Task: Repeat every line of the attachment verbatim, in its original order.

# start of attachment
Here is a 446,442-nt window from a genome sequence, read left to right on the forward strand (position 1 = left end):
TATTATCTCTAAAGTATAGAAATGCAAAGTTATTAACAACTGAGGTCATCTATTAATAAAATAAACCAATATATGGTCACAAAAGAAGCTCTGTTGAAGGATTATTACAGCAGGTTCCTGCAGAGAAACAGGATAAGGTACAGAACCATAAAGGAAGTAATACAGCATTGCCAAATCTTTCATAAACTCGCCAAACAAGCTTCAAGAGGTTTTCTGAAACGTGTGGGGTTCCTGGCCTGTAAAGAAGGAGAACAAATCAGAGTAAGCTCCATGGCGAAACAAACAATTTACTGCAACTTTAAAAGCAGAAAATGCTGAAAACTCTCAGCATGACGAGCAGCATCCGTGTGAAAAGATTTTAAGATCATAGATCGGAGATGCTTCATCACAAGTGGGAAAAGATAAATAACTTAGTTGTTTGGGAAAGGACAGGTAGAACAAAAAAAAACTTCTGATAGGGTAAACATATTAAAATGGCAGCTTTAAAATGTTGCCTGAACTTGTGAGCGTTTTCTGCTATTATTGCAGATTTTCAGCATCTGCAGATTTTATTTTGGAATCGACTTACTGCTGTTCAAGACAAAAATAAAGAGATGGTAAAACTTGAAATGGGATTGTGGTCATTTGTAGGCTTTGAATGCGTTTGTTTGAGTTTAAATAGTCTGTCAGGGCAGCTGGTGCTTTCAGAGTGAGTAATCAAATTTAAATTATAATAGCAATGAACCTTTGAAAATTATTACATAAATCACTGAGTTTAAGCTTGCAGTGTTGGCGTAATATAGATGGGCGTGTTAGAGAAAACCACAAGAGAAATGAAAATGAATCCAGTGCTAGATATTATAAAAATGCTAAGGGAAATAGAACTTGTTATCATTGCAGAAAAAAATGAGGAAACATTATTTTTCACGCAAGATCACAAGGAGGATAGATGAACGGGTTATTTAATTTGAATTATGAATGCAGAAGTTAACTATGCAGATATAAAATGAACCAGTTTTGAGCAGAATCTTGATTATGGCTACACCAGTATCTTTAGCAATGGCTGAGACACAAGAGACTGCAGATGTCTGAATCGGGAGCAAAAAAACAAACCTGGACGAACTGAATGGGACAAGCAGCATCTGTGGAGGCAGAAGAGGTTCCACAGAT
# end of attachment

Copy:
Here is a 446,442-nt window from a genome sequence, read left to right on the forward strand (position 1 = left end):
TATTATCTCTAAAGTATAGAAATGCAAAGTTATTAACAACTGAGGTCATCTATTAATAAAATAAACCAATATATGGTCACAAAAGAAGCTCTGTTGAAGGATTATTACAGCAGGTTCCTGCAGAGAAACAGGATAAGGTACAGAACCATAAAGGAAGTAATACAGCATTGCCAAATCTTTCATAAACTCGCCAAACAAGCTTCAAGAGGTTTTCTGAAACGTGTGGGGTTCCTGGCCTGTAAAGAAGGAGAACAAATCAGAGTAAGCTCCATGGCGAAACAAACAATTTACTGCAACTTTAAAAGCAGAAAATGCTGAAAACTCTCAGCATGACGAGCAGCATCCGTGTGAAAAGATTTTAAGATCATAGATCGGAGATGCTTCATCACAAGTGGGAAAAGATAAATAACTTAGTTGTTTGGGAAAGGACAGGTAGAACAAAAAAAAACTTCTGATAGGGTAAACATATTAAAATGGCAGCTTTAAAATGTTGCCTGAACTTGTGAGCGTTTTCTGCTATTATTGCAGATTTTCAGCATCTGCAGATTTTATTTTGGAATCGACTTACTGCTGTTCAAGACAAAAATAAAGAGATGGTAAAACTTGAAATGGGATTGTGGTCATTTGTAGGCTTTGAATGCGTTTGTTTGAGTTTAAATAGTCTGTCAGGGCAGCTGGTGCTTTCAGAGTGAGTAATCAAATTTAAATTATAATAGCAATGAACCTTTGAAAATTATTACATAAATCACTGAGTTTAAGCTTGCAGTGTTGGCGTAATATAGATGGGCGTGTTAGAGAAAACCACAAGAGAAATGAAAATGAATCCAGTGCTAGATATTATAAAAATGCTAAGGGAAATAGAACTTGTTATCATTGCAGAAAAAAATGAGGAAACATTATTTTTCACGCAAGATCACAAGGAGGATAGATGAACGGGTTATTTAATTTGAATTATGAATGCAGAAGTTAACTATGCAGATATAAAATGAACCAGTTTTGAGCAGAATCTTGATTATGGCTACACCAGTATCTTTAGCAATGGCTGAGACACAAGAGACTGCAGATGTCTGAATCGGGAGCAAAAAAACAAACCTGGACGAACTGAATGGGACAAGCAGCATCTGTGGAGGCAGAAGAGGTTCCACAGAT